Adapting an evidence-based sexual assault prevention intervention for women undergraduates for online delivery


Project Title: Adapting an evidence-based sexual assault prevention intervention for women undergraduates for online delivery
PI name(s): Sarah Peitzmeier,
Co-I name(s): Charlene Senn, Misha Eliasziw, Katie Edwards

Summary

Sexual assault on college campuses is a prevalent public health problem, with 1 in 3 women experiencing sexual assault during her time in college. The Enhanced Assess, Acknowledge, Act (EAAA) sexual assault resistance intervention is the only intervention that has been shown to reduce sexual assault victimization for college women in a randomized controlled trial. EAAA is a 12-hour, peer facilitator-led, in-person intervention proven to reduce attempted or completed rape victimization by over 50% among female undergraduates, with durable effects lasting more than two years. Despite its unique efficacy, uptake of EAAA has been limited, in large part because universities prefer less costly interventions that can be administered online; unfortunately, no online intervention has been proven to reduce victimization. We propose to develop an internet-delivered EAAA (IDEA3), which would allow rapid, cost-effective scale-up of this powerful intervention, with the potential to cut sexual assault victimization in half for the nation’s undergraduate women. The proposed work will use a systematic intervention adaptation framework called ADAPT-ITT that is designed to preserve core elements of the original evidence-based intervention that are crucial to its efficacy, while allowing for necessary changes to content or processes that capitalize on the exciting possibilities and strengths of conducting the intervention in an online space. First, we will use qualitative methods to “theater test” a first draft of IDEA3 while experts unobtrusively watch. Second, individual and focus group data will be collected about participant and observer experiences of the intervention and used to substantially revise IDEA3. Lastly, we will test feasibility and acceptability of the revised IDEA3 through a single-arm pilot trial (n=64). We will also examine data on pretest/posttest changes in cognitive and psychological outcomes shown to be strong mediators of EAAA’s effect on reducing victimization. The pilot trial is fully powered to detect clinically meaningful changes in self-defense self-efficacy, the primary mediator of EAAA’s effect. Results from this pilot will yield a rigorously pilot-tested, fully adapted intervention and preliminary data for subsequent use in a randomized non-inferiority trial where women will receive IDEA3 (n=1000) or EAAA (n=1000) and be followed for two years to assess occurrence of victimization. Developing the first online intervention proven to prevent sexual violence would revolutionize the fight against campus sexual assault in the US.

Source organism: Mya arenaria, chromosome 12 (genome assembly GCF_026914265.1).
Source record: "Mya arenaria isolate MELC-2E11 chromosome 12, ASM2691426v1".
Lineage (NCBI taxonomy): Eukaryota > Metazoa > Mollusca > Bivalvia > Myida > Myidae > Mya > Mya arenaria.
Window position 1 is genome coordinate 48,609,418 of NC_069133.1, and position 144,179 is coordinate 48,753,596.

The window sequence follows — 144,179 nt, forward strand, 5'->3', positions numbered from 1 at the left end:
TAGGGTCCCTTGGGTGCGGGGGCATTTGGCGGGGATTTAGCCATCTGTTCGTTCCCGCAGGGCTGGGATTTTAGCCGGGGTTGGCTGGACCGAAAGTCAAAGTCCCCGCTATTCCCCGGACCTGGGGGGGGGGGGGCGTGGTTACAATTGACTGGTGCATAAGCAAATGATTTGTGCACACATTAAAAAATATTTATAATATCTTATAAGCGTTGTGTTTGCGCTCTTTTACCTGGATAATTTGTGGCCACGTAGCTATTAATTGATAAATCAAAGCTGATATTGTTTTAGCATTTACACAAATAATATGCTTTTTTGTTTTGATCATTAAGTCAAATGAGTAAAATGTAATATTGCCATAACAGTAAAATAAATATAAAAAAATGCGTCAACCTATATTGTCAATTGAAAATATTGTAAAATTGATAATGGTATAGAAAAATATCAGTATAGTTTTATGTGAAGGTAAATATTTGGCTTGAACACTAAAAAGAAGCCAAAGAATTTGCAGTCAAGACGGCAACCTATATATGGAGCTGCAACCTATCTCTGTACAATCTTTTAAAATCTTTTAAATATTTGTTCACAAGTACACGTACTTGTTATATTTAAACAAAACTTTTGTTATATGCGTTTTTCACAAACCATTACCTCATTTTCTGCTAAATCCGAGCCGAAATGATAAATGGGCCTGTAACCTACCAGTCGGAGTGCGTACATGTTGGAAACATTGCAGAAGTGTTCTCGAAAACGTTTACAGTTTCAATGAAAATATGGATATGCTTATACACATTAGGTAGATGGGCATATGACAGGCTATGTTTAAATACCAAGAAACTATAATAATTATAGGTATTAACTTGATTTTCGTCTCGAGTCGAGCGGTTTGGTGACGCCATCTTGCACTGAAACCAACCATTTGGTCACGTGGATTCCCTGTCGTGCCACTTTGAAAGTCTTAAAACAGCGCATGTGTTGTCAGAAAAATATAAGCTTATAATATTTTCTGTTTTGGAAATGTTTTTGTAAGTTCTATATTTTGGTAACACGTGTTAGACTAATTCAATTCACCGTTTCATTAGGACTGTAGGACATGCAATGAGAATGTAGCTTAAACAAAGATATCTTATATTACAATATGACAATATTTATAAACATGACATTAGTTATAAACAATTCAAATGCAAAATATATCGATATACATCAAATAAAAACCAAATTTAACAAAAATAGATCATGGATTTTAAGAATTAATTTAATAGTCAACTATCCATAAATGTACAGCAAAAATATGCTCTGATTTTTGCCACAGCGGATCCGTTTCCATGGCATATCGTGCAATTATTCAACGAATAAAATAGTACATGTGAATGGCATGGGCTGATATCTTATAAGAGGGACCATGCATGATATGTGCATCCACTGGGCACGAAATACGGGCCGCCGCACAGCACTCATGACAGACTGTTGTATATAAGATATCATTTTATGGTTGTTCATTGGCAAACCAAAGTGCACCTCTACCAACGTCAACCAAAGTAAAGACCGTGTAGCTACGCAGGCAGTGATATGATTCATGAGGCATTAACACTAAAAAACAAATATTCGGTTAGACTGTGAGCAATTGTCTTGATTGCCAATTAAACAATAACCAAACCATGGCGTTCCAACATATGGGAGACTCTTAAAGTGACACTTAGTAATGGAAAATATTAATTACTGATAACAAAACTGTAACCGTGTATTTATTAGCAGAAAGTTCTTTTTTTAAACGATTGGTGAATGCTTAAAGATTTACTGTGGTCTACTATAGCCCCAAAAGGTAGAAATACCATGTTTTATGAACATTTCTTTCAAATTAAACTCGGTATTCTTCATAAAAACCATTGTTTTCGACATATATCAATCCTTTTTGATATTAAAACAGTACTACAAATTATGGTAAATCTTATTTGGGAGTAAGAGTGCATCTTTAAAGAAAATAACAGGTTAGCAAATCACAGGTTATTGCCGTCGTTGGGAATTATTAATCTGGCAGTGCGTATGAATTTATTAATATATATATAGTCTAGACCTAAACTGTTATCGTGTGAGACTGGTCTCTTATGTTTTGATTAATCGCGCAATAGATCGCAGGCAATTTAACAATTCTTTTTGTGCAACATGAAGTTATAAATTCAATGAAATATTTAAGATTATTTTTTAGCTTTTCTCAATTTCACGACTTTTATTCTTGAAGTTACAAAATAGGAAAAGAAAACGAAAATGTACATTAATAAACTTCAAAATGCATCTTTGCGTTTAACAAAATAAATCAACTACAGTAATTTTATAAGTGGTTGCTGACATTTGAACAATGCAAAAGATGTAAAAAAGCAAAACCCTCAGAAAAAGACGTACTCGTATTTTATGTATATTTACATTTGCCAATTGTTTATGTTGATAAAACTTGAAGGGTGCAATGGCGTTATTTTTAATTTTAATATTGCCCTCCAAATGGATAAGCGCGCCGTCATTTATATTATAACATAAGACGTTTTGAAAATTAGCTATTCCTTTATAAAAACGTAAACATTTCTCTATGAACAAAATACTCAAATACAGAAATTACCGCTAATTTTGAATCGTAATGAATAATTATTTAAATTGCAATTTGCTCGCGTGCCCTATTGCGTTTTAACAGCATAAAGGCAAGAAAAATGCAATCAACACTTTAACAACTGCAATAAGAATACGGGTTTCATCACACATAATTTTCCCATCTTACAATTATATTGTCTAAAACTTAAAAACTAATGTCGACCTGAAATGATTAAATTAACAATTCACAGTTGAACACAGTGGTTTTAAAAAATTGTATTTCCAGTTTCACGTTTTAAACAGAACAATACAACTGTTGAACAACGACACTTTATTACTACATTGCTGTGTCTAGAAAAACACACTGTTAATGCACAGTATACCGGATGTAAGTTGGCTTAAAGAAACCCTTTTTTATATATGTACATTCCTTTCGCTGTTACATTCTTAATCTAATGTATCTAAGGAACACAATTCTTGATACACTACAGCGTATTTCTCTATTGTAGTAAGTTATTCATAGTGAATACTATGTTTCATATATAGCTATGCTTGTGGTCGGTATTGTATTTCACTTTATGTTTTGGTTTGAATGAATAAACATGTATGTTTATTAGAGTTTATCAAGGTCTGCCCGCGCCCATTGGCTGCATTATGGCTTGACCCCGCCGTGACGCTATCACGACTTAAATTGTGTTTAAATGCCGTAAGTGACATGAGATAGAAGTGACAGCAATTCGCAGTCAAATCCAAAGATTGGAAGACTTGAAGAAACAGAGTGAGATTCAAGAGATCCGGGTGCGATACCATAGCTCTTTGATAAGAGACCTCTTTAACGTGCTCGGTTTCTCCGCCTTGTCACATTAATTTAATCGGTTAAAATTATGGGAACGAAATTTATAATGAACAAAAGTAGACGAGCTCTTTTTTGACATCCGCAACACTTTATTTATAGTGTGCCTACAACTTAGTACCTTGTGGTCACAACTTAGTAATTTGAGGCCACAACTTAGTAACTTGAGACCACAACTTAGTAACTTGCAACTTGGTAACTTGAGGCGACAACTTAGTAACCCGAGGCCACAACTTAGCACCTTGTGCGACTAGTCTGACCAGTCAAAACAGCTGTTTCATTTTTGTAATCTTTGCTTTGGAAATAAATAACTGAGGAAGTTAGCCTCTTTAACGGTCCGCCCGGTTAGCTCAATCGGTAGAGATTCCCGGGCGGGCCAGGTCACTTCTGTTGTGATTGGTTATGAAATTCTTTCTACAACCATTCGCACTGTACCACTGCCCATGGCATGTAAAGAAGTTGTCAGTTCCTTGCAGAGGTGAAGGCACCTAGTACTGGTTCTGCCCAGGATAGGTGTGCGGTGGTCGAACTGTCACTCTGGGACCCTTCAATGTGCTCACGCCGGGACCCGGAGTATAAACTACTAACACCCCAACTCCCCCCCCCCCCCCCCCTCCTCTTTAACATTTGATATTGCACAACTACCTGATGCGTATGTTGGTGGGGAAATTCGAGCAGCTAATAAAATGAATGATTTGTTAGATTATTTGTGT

Abstract

Aim 1: Following the ADAPT-ITT framework, pilot a minimally adapted internet-delivered EAAA (IDEA3) with undergraduate women (n=12), collecting data on acceptability immediately following the intervention.

Aim 2: Produce a fully adapted IDEA3 intervention that retains core elements of the in-person intervention crucial for efficacy, while capitalizing on unique strengths of the online modality.

Aim 3: Test the feasibility and acceptability of IDEA3 through a pilot trial and examine intermediary outcomes shown to be strong mediators of EAAA’s effect on reducing victimization (n=64).